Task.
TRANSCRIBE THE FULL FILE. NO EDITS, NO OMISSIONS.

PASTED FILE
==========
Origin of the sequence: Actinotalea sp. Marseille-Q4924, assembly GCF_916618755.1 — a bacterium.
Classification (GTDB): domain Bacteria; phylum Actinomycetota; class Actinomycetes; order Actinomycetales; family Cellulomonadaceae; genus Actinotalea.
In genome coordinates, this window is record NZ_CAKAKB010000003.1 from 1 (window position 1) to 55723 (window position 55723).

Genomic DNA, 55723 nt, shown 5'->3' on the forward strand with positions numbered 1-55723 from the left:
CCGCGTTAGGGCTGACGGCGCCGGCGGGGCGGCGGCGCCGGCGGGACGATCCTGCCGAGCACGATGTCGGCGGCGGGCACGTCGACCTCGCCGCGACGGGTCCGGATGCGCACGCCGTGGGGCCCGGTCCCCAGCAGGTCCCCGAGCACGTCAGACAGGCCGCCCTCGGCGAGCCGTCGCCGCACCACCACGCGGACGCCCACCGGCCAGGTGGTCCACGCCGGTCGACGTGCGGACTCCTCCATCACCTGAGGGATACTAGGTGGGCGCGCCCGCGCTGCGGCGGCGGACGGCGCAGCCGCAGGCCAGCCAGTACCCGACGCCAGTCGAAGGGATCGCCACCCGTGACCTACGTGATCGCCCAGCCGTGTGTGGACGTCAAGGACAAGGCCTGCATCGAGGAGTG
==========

Origin of the sequence: Actinotalea sp. Marseille-Q4924, assembly GCF_916618755.1 — a bacterium.
Classification (GTDB): domain Bacteria; phylum Actinomycetota; class Actinomycetes; order Actinomycetales; family Cellulomonadaceae; genus Actinotalea.
In genome coordinates, this window is record NZ_CAKAKB010000003.1 from 1 (window position 1) to 55723 (window position 55723).

Genomic DNA, 55723 nt, shown 5'->3' on the forward strand with positions numbered 1-55723 from the left:
CCGCGTTAGGGCTGACGGCGCCGGCGGGGCGGCGGCGCCGGCGGGACGATCCTGCCGAGCACGATGTCGGCGGCGGGCACGTCGACCTCGCCGCGACGGGTCCGGATGCGCACGCCGTGGGGCCCGGTCCCCAGCAGGTCCCCGAGCACGTCAGACAGGCCGCCCTCGGCGAGCCGTCGCCGCACCACCACGCGGACGCCCACCGGCCAGGTGGTCCACGCCGGTCGACGTGCGGACTCCTCCATCACCTGAGGGATACTAGGTGGGCGCGCCCGCGCTGCGGCGGCGGACGGCGCAGCCGCAGGCCAGCCAGTACCCGACGCCAGTCGAAGGGATCGCCACCCGTGACCTACGTGATCGCCCAGCCGTGTGTGGACGTCAAGGACAAGGCCTGCATCGAGGAGTG